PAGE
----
In the 1920s, Winifred Nicholson was one of the leading figures at the forefront of the Modernist movement in the United Kingdom however, she has since been neglected to a certain extent and side-lined, often seen rather as the first wife of Ben Nicholson than as a leading figure in her own right.  The recent touring exhibition Art and Life organised by Winifred’s grandson, Jovan Nicholson has led to a reassessment of Winifred’s work. The exhibition, which toured from Leeds to Kettle’s Yard, Cambridge, and on to Dulwich Picture Gallery, placed work from the 1920s by Winifred Nicholson alongside fellow artists Ben Nicholson, Alfred Wallis and Christopher Wood. The show was an immediate success, and the choice of a work by Winifred Nicholson as the lead poster for the show gave Winifred great exposure, with leading critics of the exhibition re-evaluating her importance, as is evident from the reviews.


Certainly in the 1920s and 1930s, Winifred’s originality was recognised by collectors, and often her paintings sold better than Ben’s. Following this show, which closed in September 2014, Sotheby’s is delighted to be offering a group of rare works from a distinguished private collection, which were collected over several years, by friends’ of Winifred. The paintings Sotheby’s has on offer certainly justify her place alongside Ben at the forefront of the Modern British movement producing some of the most memorable and original works of the period.

Colours wish to fly, to merge, to change each other by their juxtapositions, to radiate, to shine, to withdraw deep within themselves. For a long time they have been nailed down like carpets.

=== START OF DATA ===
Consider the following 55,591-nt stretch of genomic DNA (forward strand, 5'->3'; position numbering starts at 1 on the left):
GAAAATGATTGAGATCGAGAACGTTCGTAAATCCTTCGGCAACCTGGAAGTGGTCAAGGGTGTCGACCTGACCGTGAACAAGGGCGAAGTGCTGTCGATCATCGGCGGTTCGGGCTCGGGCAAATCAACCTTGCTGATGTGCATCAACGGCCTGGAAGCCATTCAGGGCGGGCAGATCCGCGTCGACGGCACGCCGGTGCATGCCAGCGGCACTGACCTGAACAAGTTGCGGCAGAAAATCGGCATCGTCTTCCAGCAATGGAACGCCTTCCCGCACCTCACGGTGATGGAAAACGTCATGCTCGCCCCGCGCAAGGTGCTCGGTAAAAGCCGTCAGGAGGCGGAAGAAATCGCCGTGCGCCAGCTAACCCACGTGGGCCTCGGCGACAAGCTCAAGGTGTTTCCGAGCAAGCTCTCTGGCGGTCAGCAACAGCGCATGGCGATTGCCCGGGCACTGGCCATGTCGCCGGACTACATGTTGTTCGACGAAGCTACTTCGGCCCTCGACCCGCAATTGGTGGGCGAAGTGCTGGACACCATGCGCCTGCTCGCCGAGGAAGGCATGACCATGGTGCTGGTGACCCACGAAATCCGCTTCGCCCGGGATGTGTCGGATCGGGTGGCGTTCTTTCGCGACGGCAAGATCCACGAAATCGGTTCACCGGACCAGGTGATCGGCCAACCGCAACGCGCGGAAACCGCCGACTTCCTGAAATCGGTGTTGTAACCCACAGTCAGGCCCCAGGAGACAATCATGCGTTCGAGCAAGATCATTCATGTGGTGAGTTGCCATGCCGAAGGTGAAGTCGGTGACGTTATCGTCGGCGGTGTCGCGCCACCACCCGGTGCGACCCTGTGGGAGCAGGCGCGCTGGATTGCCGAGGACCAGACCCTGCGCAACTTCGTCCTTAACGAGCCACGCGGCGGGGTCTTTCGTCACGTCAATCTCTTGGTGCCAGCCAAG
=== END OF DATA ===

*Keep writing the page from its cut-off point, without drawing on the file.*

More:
Winifred Nicholson

These works display Winifred’s striking originality and her awareness of the recent Parisian developments. In Paris, Winifred encountered major continental modernists, significantly those involved with Association Abstraction-Création, including Piet Mondrian, Alberto Giacometti and Jean Helion. She collected their works, corresponded with them and was at the heart of the ongoing developments in the Parisian art world, and became an important player in the development of modernism both at home and abroad. In 1927, the Observer critic P.C. Konody wrote, "She probably has no equal among modern British painters as a colourist of the most equisite refinement." Winifred became a principal member of the leading Modernist exhibiting group in Britain, the 7&5 Society, and wrote for Circle: International Survey of Constructive Art. Her contemporaries, including Hitchens, Nash and Wood, visited Ben and her at Bankshead providing mutual inspiration, and Winifred would continue this legacy of inviting artists to her Cumbrian farmstead and would support Li Yuan-Chia in developing first a gallery and then an arts centre for the community in the late 1970s.


The exposure to such a broad range of new ideas meant that Winifred developed significantly as an artist, particularly in her experimentation into the nature of light and complex properties of colour. The strength of the works in Sotheby’s Modern & Post-War British Art sale on 9th and 10th June are testament to Winifred’s growing understanding and mastery of colour, as she investigated and pushed the boundaries in her experimentation into the independence of colour from form. Although the influence of current trends is evident in these works, her artistic vision remained characteristically her own.